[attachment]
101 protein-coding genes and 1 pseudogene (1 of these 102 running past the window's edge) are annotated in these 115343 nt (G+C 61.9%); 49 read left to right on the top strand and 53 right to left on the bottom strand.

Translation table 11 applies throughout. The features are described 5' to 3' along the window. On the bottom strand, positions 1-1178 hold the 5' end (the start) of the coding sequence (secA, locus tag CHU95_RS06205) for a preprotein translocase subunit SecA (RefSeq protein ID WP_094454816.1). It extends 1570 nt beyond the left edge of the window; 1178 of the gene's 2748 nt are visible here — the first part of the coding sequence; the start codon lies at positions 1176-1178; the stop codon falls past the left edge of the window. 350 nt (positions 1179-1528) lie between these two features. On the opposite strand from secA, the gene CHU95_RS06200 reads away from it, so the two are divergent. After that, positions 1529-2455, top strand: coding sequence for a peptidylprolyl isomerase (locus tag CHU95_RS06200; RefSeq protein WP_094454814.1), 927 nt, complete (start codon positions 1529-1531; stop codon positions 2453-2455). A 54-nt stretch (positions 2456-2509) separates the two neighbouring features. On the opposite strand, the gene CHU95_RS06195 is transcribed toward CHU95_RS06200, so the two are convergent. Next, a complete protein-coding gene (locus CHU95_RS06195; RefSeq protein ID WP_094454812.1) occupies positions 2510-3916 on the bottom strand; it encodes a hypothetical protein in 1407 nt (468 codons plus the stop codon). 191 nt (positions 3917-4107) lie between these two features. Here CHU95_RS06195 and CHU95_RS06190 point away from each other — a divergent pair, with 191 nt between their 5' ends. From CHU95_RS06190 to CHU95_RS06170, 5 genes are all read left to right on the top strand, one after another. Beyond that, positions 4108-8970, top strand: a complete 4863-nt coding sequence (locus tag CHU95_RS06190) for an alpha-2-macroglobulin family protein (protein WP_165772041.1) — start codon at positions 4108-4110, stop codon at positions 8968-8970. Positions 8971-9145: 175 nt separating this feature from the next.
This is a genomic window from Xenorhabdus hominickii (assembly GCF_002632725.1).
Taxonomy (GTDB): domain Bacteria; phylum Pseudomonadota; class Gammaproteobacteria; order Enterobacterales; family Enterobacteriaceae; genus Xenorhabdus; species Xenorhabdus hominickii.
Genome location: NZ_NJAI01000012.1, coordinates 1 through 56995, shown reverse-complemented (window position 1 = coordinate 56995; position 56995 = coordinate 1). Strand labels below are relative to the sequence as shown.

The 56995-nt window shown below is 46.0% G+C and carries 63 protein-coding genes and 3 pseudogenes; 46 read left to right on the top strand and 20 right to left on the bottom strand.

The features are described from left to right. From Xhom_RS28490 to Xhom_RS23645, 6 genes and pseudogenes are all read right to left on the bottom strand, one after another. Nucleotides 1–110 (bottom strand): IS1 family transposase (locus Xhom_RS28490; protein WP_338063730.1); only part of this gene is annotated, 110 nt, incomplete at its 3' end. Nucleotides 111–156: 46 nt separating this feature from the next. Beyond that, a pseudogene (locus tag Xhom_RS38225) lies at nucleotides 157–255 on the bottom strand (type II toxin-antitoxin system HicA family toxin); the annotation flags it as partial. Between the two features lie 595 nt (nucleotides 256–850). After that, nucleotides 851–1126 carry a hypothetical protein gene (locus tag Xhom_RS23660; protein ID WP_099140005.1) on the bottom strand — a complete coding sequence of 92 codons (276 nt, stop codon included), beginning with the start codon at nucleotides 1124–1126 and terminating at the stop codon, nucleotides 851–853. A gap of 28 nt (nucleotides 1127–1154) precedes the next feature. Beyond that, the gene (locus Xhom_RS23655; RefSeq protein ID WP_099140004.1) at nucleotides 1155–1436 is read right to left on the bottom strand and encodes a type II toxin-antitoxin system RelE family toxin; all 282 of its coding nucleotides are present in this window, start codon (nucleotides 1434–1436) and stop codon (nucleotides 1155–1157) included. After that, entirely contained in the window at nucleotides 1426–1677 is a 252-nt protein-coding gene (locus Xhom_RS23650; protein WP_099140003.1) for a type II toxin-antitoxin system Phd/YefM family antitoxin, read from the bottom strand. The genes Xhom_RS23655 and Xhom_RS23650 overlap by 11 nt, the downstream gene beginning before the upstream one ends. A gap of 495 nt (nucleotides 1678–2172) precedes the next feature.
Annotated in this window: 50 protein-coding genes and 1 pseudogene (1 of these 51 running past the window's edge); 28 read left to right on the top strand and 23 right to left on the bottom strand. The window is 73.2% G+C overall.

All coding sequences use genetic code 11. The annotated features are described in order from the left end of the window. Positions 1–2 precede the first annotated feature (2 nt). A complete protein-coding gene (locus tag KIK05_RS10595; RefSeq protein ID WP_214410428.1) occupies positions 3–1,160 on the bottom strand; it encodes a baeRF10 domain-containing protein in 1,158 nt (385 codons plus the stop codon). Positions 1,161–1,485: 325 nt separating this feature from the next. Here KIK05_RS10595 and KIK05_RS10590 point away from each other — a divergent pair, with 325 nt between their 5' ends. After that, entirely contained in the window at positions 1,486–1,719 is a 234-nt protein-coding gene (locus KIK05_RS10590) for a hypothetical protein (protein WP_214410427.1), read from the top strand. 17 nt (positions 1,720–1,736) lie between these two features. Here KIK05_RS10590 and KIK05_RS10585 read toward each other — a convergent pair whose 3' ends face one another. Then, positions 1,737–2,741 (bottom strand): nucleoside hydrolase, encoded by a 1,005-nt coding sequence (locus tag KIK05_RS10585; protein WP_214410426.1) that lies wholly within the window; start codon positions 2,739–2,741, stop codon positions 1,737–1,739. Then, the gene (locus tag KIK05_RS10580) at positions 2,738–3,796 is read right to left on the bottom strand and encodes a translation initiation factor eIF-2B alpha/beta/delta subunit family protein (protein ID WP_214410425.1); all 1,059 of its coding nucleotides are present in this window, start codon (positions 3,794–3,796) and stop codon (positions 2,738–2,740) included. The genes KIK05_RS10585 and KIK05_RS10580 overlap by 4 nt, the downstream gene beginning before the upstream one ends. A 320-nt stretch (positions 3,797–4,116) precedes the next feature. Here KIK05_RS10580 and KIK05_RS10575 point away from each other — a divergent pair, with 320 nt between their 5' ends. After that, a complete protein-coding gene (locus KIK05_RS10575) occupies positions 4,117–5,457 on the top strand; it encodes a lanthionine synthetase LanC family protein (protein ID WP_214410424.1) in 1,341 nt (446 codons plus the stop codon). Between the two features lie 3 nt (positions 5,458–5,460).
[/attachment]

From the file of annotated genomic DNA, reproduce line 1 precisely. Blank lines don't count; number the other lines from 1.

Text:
101 protein-coding genes and 1 pseudogene (1 of these 102 running past the window's edge) are annotated in these 115343 nt (G+C 61.9%); 49 read left to right on the top strand and 53 right to left on the bottom strand.